Help for beekeepers to learn more about the craft
Education, training, teaching, tuition.......call it what you like, they need the ability and willingness of the person being taught to learn to make them useful. I think that with too many teaching organisations there is a "push" mentality, rather than "pull". I think equal emphasis should be put on learning as teaching. This page has been placed here to help beekeepers learn more about honey bees, to understand them and develop their beekeeping techniques so they can manage their bees in a caring way.
I am well known for being forthright, but I have become very concerned and frustrated about some methods of teaching and what is taught, sometimes to the point of anger. I have been keeping bees since 1963 and started teaching about 1970. I have found out a little about bees and I know what beekeepers need to know in order to become good beekeepers.
Throughout your beekeeping life your needs will change. I can absolutely guarantee that you will never stop learning. You will also change your views too, but don't see this as a fault or a weakness, it isn't, it's simply a sign of being open to different ideas. I think there is a danger with a lot of new beekeepers to learn as much as they possibly can, when a slower approach may be better. When the "basics" are learnt, then you can progress, perhaps to the more specialised topics.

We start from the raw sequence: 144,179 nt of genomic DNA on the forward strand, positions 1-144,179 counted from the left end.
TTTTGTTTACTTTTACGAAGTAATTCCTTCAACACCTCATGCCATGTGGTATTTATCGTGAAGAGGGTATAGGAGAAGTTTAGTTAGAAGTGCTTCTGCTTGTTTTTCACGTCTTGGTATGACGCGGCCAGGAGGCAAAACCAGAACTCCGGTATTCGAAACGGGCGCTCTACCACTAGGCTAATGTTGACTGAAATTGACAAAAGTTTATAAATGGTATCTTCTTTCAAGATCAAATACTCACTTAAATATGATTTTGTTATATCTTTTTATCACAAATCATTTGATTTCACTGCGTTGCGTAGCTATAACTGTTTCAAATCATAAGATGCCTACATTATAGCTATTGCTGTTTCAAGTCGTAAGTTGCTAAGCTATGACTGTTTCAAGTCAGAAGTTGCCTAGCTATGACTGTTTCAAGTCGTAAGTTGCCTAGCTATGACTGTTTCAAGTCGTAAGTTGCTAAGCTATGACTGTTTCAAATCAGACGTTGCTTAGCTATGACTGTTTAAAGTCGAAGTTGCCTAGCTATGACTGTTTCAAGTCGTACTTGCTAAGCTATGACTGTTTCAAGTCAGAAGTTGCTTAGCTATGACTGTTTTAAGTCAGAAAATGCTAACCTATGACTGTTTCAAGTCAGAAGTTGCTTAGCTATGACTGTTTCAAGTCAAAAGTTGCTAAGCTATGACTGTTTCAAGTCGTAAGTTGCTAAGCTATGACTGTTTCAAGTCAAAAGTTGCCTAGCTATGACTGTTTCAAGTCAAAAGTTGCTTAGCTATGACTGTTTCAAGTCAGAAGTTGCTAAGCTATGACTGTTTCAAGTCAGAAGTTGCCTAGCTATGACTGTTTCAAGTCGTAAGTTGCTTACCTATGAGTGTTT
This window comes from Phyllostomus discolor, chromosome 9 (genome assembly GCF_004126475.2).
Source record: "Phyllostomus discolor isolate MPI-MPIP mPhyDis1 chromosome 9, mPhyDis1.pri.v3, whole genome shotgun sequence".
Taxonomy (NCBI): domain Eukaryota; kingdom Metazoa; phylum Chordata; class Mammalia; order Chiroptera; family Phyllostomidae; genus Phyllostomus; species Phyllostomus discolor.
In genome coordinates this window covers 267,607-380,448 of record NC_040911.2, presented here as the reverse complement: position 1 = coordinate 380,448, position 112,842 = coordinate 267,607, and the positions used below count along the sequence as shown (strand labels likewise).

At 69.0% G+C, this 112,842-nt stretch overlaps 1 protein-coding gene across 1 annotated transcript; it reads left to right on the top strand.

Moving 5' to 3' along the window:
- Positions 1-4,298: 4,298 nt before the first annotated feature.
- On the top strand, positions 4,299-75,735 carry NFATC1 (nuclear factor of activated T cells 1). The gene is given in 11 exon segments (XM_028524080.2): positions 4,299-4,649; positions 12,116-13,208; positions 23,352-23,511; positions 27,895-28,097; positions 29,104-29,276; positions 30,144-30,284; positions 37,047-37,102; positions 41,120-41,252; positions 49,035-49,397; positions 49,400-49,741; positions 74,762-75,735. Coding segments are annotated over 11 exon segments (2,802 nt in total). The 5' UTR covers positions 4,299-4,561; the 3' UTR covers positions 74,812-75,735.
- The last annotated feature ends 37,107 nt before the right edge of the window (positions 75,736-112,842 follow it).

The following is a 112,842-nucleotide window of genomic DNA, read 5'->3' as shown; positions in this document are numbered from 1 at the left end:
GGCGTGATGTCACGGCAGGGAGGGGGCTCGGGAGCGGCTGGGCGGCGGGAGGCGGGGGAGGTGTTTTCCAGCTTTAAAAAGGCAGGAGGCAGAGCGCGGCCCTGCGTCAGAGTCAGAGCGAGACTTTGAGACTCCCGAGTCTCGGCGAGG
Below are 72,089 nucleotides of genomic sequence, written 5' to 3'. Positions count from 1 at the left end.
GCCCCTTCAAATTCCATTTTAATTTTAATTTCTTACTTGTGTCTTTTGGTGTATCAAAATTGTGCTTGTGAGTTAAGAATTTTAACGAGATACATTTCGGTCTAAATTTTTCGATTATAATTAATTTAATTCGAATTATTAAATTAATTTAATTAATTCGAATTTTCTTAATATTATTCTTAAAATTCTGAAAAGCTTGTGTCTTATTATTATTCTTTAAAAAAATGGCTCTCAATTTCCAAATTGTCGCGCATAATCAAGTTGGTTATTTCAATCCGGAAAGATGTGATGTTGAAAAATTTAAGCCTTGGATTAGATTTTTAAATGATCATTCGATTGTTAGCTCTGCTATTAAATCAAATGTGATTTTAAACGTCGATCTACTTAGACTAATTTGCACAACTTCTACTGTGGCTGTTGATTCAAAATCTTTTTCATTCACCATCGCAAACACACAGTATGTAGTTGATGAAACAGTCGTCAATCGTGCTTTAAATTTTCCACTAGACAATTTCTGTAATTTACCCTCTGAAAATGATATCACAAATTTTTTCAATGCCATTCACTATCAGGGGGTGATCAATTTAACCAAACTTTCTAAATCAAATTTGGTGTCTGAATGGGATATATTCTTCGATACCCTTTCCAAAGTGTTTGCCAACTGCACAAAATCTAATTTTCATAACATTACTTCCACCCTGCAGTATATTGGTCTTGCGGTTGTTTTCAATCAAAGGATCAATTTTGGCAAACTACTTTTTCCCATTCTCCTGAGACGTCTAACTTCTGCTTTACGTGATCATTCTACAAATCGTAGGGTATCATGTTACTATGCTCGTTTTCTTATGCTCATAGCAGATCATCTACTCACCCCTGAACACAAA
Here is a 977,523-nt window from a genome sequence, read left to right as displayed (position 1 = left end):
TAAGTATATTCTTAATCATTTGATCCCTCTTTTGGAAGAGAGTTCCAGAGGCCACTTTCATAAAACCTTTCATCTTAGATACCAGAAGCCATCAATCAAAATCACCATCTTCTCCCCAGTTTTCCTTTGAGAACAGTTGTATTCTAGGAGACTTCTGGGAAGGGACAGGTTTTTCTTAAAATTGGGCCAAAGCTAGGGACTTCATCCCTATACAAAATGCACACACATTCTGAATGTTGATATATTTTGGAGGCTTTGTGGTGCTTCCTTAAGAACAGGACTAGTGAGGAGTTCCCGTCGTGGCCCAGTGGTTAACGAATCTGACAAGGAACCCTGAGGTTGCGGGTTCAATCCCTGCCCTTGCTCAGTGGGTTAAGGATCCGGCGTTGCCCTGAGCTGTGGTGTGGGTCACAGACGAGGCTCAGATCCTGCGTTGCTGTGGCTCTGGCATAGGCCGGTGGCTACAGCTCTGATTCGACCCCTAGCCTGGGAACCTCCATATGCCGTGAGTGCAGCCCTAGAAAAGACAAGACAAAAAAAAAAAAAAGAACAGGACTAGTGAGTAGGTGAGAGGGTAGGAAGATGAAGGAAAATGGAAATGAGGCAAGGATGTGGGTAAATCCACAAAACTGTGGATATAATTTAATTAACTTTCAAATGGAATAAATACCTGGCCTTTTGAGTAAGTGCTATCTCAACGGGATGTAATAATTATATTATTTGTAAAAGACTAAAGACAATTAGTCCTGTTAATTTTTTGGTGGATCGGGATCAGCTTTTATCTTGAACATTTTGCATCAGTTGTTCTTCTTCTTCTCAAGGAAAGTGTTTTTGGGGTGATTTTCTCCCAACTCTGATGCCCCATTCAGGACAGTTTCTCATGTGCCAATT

Beekeeping is best learnt in stages, starting with getting your head stuck in a beehive - not just long enough to say "wow", but so you can see what the bees are doing and have things explained to you by a good, sound experienced beekeeper. Take a camera with you and if you see something and you don't know what it is, then take a photo. You can find out inside the house.
I disagree with the view that all you have to do is produce training material, such as a video or a manual and you can teach beekeeping. This is simply daft.
I see beginners courses advertised that include all sorts of topics that won't be needed until some time after bees have been acquired. I haven't actually seen many beginners courses, but with the use of PowerPoint (don't knock it as it can be used very effectively) I can imagine volleys of facts and figures being fired at the poor attendees with a "pow, pow, pow" mentality. I think this confuses people and puts them off. What is the point of learning this before you have decided if you mind being stung or not?